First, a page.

Choe, executive director of the Greater Flushing Chamber of Commerce, was flanked by a group of supporters that represented the diverse population of Flushing.
Among his backers were Chief Little Fox of the Mintecock Nation, Maureen Regan, president of the Queensboro Hill Civic Association, Youngsoo Choi of the Korean American Alliance of Cancel Rent and Tax Relief, and leaders of the nonprofit group Victory United.
Choe said he intentionally assembled a diverse group of supporters for the announcement. He said anyone running to represent the area should have relationships with the different parts of the community, understand their needs and lift up their voices.
“My campaign is grounded as a grassroots campaign, representing African-Americans, Latinos, South Asians, Asian-Americans of all incomes, backgrounds and ages,” he said. “I will make sure that our campaign reaches out to the entire community, speaks to all of the community here and actually engages people to come out and participate in politics.”
Choe previously ran for City Council in 2009, losing to eventual Democratic nominee Yen Chou in a five-way primary by a few hundred votes. Chou eventually lost in the general election to current Councilman Peter Koo in another close race.
At the time, Choe served as the chief of staff for then-Councilman John Liu, who later became the city’s comptroller. Choe worked as policy director for the comptroller after the race.
In the decade between his two bids for City Council, Choe said Flushing has become more diverse, but also more susceptible to the pressures of living and doing business in the city, like high rents, overcrowded classrooms and overdevelopment.
“These are issues of inequality and injustice that people have brought to my attention,” he said, “that I have learned through working and helping the community.”
The COVID-19 pandemic has exposed those inequalities, Choe said, leading to the deaths of 24,000 New Yorkers, shuttering of small busineses, skyrocketing unemployment rate and rise in food insecurity.
Rather than alleviating the suffering, Choe blasted Mayor Bill de Blasio’s administration for “railroading” through the proposed Special Flushing Waterfront District, a plan to develop 1,725 units of housing, hotels, retail, office space, open space, a public road network and other amenities on a 29-acre site along the Flushing Creek.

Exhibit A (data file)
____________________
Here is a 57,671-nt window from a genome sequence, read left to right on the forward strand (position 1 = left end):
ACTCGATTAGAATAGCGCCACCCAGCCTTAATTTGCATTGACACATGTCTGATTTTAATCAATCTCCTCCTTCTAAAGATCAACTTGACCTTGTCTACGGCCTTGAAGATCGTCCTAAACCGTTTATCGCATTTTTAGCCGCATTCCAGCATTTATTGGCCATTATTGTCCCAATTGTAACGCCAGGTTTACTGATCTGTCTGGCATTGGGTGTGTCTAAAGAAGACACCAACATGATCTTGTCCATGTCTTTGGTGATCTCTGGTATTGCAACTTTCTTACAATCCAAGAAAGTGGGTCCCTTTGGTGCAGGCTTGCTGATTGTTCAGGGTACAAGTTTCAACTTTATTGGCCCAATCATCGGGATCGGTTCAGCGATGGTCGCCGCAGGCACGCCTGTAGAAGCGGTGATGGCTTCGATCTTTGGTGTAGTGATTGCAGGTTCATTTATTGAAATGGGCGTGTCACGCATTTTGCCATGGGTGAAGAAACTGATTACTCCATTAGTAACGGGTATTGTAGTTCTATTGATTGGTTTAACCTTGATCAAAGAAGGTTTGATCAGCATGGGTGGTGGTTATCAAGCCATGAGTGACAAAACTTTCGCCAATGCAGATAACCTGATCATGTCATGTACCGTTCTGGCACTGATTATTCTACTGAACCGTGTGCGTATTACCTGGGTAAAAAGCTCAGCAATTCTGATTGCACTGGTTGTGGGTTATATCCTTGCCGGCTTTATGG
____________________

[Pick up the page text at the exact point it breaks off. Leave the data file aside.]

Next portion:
The proposed waterfront district is currently awaiting approval in the City Council. Community Board 7, of which Choe is a member, okayed the proposal, though Choe voted against the project. He has been a vocal critic of the project.
“I know many of you feel the same way I do,” Choe said at his announcement, “angry at the lack of government leadership, upset at the mind-boggling incompetence at every level of our government, embarrassed that our government cannot do better than Taiwan, Vietnam, Korea and other countries that were able to contain the virus and restore public safety.”
As an elected official, Choe said he will fight to ensure that housing, food security, high-quality education, internet access and access to health care are all rights.
“As someone who has experienced firsthand with the issues that District 20 faces, I know the time is long past due for real solutions,” he said. “I will fight in the City Council to deliver them.”
Choe said he plans to hold government officials accountable, from the mayor all the way down to community board appointees. Choe has frequently clashed with the longtime leadership of Community Board 7, which he said doesn’t represent the diversity and changing population of the district.
He said the board has not done enough to help the community, from failing to organize mutual aid efforts to holding virtual hearings that are “totally divorced from the needs of our community.”
“One of the first things I will do as council member is clean house,” he said, “and make sure that we have a community board that truly represents our community, that understands our needs and is actually going to take action to address issues here.
“Enough with people being in office and holding positions of power for their own ego,” Choe added. “That’s not going to happen when I’m elected here.”
The race for District 20, which encompasses Flushing and parts of northeast Queens, has four candidates so far, including Choe, Sandra Ung, an attorney and aide to Congresswoman Grace Meng, Neng Wang, former director of CPC’s Nan Shan Senior Center, and Hailing Chen, an Uber driver.
According to the latest campaign finance filings, Ung holds a large lead in fundraising at more than $40,000.
The 2021 race will also be the first citywide election that will feature ranked-choice voting, a new system where voters rank their top-five choices rather than choosing one candidate.
Choe said his young, bilingual campaign team is going to educate voters about ranked-choice voting, as well as top issues in the race. He plans to have meetings and online forums to better inform voters.
The candidate said he expects to benefit from ranked-choice voting, and that his strategy will not fundamentally change despite the new voting system.
“I will be running a very positive campaign, a campaign about the issues,” Choe said. “I’m going to represent a broad swath of this community.”